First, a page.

Canada takes down U.S. to claim first ever FIBA World Cup medal with bronze
Canada has made history in Manila, Philippines with a 127-118 win in the bronze medal game at the FIBA World Cup.
On the back of a historic performance from Dillon Brooks, Canada takes down the world’s most decorated basketball nation – the United States – to earn the first ever medal World Cup medal for the men’s national team.
In a fast-paced, high-scoring affair, Canada survived a miraculous comeback by the U.S. in the dying seconds of regulation to force overtime, only to dominate the extra period and secure their medal.
Dillon Brooks, playing against many of his National Basketball Association peers on the U.S., was the best player on the court. He finished with 39 points on 12/18 from the field, 7/8 from three, and five assists. His 39 points in the game breaks a near 70-year record for the most points a single game by a Canadian at the World Cup, which was set back in 1954.
Canada’s leader, Shai Gilgeous-Alexander, finished with 31 points, 12 assists, and delivered a backbreaking three in overtime to help put the U.S. away.
It’s the highest placement ever at a FIBA World Cup in the program’s history. They finished sixth in 1978 and 1982.
The men’s national team came into the game with a 1-21 record all-time versus their neighbours from the south.
The U.S. has five FIBA World Cup gold medals to their name, and consistently fields a team full of high-caliber NBA players.
The U.S. came in with an identical record of 5-2, having lost in a semifinal thriller to Germany. They were without three players: Paolo Banchero, Jaren Jackson Jr., and Brandon Ingram, all due to illness.
It was Canada who came out of the gate with an 8-0 run to set the tone in a game that looked much different from other World Cup matchups.
The fast pace and lack of physicality on defence benefitted Canada early, as they took a double-digit lead on a Lu Dort three with 3:57 left in the quarter. They led by as much as 13 in the first, thanks to Dillon Brooks, R.J. Barrett, and Dort who all tallied eight points each.
The U.S. had a big response to open the second quarter, going on a 19-2 run to take a four-point lead.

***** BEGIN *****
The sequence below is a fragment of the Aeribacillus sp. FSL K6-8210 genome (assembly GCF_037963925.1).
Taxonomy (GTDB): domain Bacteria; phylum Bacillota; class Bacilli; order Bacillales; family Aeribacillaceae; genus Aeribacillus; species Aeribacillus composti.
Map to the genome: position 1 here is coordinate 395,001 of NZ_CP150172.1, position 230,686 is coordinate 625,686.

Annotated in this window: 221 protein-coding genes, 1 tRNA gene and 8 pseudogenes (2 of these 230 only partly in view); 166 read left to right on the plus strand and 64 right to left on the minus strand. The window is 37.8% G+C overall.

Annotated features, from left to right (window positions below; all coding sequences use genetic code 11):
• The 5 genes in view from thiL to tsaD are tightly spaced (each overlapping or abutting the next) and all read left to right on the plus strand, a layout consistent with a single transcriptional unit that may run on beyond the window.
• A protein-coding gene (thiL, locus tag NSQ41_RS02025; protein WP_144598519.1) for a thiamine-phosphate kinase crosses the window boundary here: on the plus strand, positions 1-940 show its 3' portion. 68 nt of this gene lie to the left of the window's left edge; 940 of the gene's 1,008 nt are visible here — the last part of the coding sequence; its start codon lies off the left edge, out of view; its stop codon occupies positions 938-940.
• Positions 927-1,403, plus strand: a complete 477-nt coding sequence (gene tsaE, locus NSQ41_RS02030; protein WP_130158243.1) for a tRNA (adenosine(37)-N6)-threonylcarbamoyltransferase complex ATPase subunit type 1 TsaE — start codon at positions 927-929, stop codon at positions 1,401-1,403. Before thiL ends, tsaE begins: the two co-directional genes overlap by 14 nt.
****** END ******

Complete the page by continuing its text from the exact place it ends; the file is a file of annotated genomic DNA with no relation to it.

Canada responded nicely however, thanks in large part to a Dillon Brooks masterclass in shooting. He was 5/5 from three in the first half, and had 21 points.
Canada shot 51 per cent from the field in the half and took a two-point lead into halftime.
SGA mainly distributed for his teammates in the first half, but started to rack up the buckets as the pace picked up. He carried the load offensively, and gave Canada an 11-point lead at the 1:12 mark on a tough jumper.
Canada led by nine heading into the fourth quarter.
The U.S. took back the momentum with a 12-3 run in the fourth to tie the game.
The Americans began to double SGA near half-court to get the ball out of his hands, and were able to generate turnovers from Canada. As both teams went small in order to switch match-ups on defence, Canada’s offence halted as they had just seven points to show for midway through the quarter.
Anthony Edwards caught fire from the mid-range, and a Mikal Bridges corner three gave the U.S. a two-point lead with 2:15 remaining.
That’s when Dillon Brooks knocked down his seventh three of the game to put Canada back on top, 106-105.
With the game tied 107-107, SGA called his own number and delivered yet another clutch shot for Canada.
After forcing an Anthony Edwards miss, and two free throws from Dillon Brooks, Canada led by four with 20 seconds left.
With time running out, the U.S. missed a contested mid-range shot from Austin Reaves, but Mikal Bridges was fouled after grabbing an offensive rebound and went to the line with 4.2 seconds left. After making the first, the unthinkable happened on a missed free throw.
The Bridges three tied the game at 111-111 with 0.6 seconds remaining. Kelly Olynyk nearly drained a deep fadeaway three to win the game at the buzzer, but it clanged off of the back rim. Canada would have to get it done in overtime.
Seemingly unfazed by the wild end of regulation, SGA opened the period with a stepback mid-range jumper.
Then, he delivered the highlight of the tournament for Canada, leaving two defenders in the dust and nailing a huge three to extend the lead to five.
After Canada came up with a few big stops on defence, and Dillon Brooks delivered yet another clutch bucket, R.J. Barrett provided the dagger off of SGA’s 12th assist.
Canada would hold on to win by nine, 127-118.
Dillon Brooks’ 39 points was not just a Canadian record, but a new points record in a medal game at the FIBA World Cup.
Although he’s a hero in Canada today, he delivered a post-game quote on embracing his status as antagonist in the basketball world.
“It’s just like Kobe Bryant… He had to figure out how to create the Black Mamba, a different persona when he comes on the court. I guess that’s my persona—The Villain.”
Shai Gilgeous-Alexander and Dillon Brooks become the first pair of teammates with 30-point games in a men’s World Cup game since 1990.
For the U.S., it is the second straight World Cup without a medal, finishing seventh in 2019.
According to the FIBA rankings heading into the tournament, they took down No. 1 Spain, No. 2 U.S., and No. 5 France, all en route to winning bronze.
Third-best in the world in 2023, and plenty of reason to expect an upgrade in Paris 2024, as Canada wins a thriller in Manila over the juggernaut United States.